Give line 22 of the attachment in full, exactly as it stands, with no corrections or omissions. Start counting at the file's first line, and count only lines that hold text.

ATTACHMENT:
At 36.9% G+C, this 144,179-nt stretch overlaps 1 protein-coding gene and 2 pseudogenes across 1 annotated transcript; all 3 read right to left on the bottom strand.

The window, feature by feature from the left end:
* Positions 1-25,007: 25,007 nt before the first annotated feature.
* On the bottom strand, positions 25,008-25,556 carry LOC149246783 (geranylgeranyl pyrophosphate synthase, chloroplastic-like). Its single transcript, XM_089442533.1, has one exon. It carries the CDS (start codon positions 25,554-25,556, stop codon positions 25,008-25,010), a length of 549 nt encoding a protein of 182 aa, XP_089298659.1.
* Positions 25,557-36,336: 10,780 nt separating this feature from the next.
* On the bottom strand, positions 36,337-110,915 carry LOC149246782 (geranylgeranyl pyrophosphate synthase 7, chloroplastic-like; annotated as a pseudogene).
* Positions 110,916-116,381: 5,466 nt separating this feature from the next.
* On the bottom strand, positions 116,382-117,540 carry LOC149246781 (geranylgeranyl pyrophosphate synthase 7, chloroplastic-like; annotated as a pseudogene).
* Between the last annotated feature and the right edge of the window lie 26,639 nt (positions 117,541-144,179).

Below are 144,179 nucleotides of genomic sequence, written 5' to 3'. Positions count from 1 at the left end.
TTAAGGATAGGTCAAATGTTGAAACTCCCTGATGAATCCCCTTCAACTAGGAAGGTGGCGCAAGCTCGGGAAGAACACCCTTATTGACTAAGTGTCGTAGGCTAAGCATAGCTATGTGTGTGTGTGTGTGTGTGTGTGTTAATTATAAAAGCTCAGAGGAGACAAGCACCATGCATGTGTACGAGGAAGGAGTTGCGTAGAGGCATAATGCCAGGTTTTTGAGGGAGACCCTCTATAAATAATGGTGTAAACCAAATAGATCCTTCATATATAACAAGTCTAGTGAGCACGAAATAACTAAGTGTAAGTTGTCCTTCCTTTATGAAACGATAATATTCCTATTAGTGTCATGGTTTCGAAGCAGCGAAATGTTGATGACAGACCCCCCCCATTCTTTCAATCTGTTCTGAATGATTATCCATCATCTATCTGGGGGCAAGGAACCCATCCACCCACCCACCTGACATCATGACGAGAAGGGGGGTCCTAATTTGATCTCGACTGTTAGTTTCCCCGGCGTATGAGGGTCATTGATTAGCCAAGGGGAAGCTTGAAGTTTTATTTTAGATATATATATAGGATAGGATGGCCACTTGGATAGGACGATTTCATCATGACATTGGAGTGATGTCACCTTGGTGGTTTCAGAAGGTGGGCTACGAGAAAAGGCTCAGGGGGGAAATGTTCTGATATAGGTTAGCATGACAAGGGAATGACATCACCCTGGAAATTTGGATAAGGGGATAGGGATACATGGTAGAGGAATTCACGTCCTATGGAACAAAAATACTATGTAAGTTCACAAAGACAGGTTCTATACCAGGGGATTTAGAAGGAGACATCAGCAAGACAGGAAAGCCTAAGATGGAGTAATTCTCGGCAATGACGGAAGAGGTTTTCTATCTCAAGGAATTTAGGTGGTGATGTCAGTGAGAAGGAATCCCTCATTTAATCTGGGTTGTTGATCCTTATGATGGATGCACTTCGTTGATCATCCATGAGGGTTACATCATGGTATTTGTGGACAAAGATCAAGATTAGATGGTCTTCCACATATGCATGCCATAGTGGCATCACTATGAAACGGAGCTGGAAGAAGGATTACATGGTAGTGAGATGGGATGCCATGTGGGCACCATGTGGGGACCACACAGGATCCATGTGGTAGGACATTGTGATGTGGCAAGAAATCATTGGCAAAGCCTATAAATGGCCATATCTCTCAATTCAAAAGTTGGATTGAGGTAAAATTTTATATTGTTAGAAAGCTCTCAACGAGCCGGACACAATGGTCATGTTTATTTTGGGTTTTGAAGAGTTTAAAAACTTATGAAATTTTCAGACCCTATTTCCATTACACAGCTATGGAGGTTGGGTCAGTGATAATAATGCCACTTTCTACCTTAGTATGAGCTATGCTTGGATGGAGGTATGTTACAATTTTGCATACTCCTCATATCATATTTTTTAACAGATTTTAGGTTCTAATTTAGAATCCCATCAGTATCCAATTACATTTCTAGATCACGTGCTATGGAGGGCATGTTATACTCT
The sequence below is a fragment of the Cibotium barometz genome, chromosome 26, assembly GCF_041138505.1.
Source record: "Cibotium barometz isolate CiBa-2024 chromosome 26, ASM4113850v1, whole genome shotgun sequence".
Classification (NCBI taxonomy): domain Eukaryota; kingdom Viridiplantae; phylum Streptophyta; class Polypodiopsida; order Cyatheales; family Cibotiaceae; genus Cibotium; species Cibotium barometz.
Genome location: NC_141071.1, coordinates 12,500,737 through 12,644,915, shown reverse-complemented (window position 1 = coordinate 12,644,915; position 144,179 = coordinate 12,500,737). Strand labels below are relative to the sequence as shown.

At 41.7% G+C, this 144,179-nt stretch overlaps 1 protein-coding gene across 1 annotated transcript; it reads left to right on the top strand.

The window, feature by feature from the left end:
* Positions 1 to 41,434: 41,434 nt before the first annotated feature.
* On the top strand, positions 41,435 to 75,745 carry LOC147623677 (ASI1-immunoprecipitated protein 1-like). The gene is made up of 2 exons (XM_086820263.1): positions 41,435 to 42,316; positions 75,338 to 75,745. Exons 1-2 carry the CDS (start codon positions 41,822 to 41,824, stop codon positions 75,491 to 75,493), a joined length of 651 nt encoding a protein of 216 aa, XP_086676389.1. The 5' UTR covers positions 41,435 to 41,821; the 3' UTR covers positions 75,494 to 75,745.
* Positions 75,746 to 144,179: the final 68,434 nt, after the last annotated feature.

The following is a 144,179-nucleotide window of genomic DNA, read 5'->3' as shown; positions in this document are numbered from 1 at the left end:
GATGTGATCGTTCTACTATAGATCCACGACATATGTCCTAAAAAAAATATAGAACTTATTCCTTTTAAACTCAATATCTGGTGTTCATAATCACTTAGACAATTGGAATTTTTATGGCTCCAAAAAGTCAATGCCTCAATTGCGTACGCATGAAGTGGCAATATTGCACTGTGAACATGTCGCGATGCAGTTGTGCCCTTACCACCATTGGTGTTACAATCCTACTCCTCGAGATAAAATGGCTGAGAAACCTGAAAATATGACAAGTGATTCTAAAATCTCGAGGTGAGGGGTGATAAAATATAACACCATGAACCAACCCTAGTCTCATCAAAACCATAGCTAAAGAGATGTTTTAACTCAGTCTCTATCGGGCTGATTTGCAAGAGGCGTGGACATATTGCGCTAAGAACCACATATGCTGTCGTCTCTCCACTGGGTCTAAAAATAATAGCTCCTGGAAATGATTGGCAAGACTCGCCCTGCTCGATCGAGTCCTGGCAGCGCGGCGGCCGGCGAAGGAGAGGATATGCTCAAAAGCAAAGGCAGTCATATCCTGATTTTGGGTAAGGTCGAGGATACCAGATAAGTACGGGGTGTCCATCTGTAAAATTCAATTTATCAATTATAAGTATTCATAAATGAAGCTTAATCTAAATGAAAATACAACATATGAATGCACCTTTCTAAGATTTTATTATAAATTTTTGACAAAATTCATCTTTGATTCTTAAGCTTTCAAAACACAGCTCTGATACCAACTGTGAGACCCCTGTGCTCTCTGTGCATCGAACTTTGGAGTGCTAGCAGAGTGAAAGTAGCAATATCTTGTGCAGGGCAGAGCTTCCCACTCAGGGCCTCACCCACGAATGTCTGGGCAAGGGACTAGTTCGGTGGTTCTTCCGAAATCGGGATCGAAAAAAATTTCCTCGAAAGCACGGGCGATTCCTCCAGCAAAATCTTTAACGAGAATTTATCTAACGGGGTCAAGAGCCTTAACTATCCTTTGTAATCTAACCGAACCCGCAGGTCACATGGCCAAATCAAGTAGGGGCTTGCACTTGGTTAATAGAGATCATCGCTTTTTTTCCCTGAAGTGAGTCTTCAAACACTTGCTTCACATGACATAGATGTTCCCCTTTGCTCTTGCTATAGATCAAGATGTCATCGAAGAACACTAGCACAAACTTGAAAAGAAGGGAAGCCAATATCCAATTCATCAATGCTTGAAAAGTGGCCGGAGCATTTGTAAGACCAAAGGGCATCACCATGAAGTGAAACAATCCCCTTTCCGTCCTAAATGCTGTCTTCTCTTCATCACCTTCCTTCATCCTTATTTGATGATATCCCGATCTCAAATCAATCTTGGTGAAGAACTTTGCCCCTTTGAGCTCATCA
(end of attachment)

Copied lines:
GATGTGATCGTTCTACTATAGATCCACGACATATGTCCTAAAAAAAATATAGAACTTATTCCTTTTAAACTCAATATCTGGTGTTCATAATCACTTAGACAATTGGAATTTTTATGGCTCCAAAAAGTCAATGCCTCAATTGCGTACGCATGAAGTGGCAATATTGCACTGTGAACATGTCGCGATGCAGTTGTGCCCTTACCACCATTGGTGTTACAATCCTACTCCTCGAGATAAAATGGCTGAGAAACCTGAAAATATGACAAGTGATTCTAAAATCTCGAGGTGAGGGGTGATAAAATATAACACCATGAACCAACCCTAGTCTCATCAAAACCATAGCTAAAGAGATGTTTTAACTCAGTCTCTATCGGGCTGATTTGCAAGAGGCGTGGACATATTGCGCTAAGAACCACATATGCTGTCGTCTCTCCACTGGGTCTAAAAATAATAGCTCCTGGAAATGATTGGCAAGACTCGCCCTGCTCGATCGAGTCCTGGCAGCGCGGCGGCCGGCGAAGGAGAGGATATGCTCAAAAGCAAAGGCAGTCATATCCTGATTTTGGGTAAGGTCGAGGATACCAGATAAGTACGGGGTGTCCATCTGTAAAATTCAATTTATCAATTATAAGTATTCATAAATGAAGCTTAATCTAAATGAAAATACAACATATGAATGCACCTTTCTAAGATTTTATTATAAATTTTTGACAAAATTCATCTTTGATTCTTAAGCTTTCAAAACACAGCTCTGATACCAACTGTGAGACCCCTGTGCTCTCTGTGCATCGAACTTTGGAGTGCTAGCAGAGTGAAAGTAGCAATATCTTGTGCAGGGCAGAGCTTCCCACTCAGGGCCTCACCCACGAATGTCTGGGCAAGGGACTAGTTCGGTGGTTCTTCCGAAATCGGGATCGAAAAAAATTTCCTCGAAAGCACGGGCGATTCCTCCAGCAAAATCTTTAACGAGAATTTATCTAACGGGGTCAAGAGCCTTAACTATCCTTTGTAATCTAACCGAACCCGCAGGTCACATGGCCAAATCAAGTAGGGGCTTGCACTTGGTTAATAGAGATCATCGCTTTTTTTCCCTGAAGTGAGTCTTCAAACACTTGCTTCACATGACATAGATGTTCCCCTTTGCTCTTGCTATAGATCAAGATGTCATCGAAGAACACTAGCACAAACTTGAAAAGAAGGGAAGCCAATATCCAATTCATCAATGCTTGAAAAGTGGCCGGAGCATTTGTAAGACCAAAGGGCATCACCATGAAGTGAAACAATCCCCTTTCCGTCCTAAATGCTGTCTTCTCTTCATCACCTTCCTTCATCCTTATTTGATGATATCCCGATCTCAAATCAATCTTGGTGAAGAACTTTGCCCCTTTGAGCTCATCA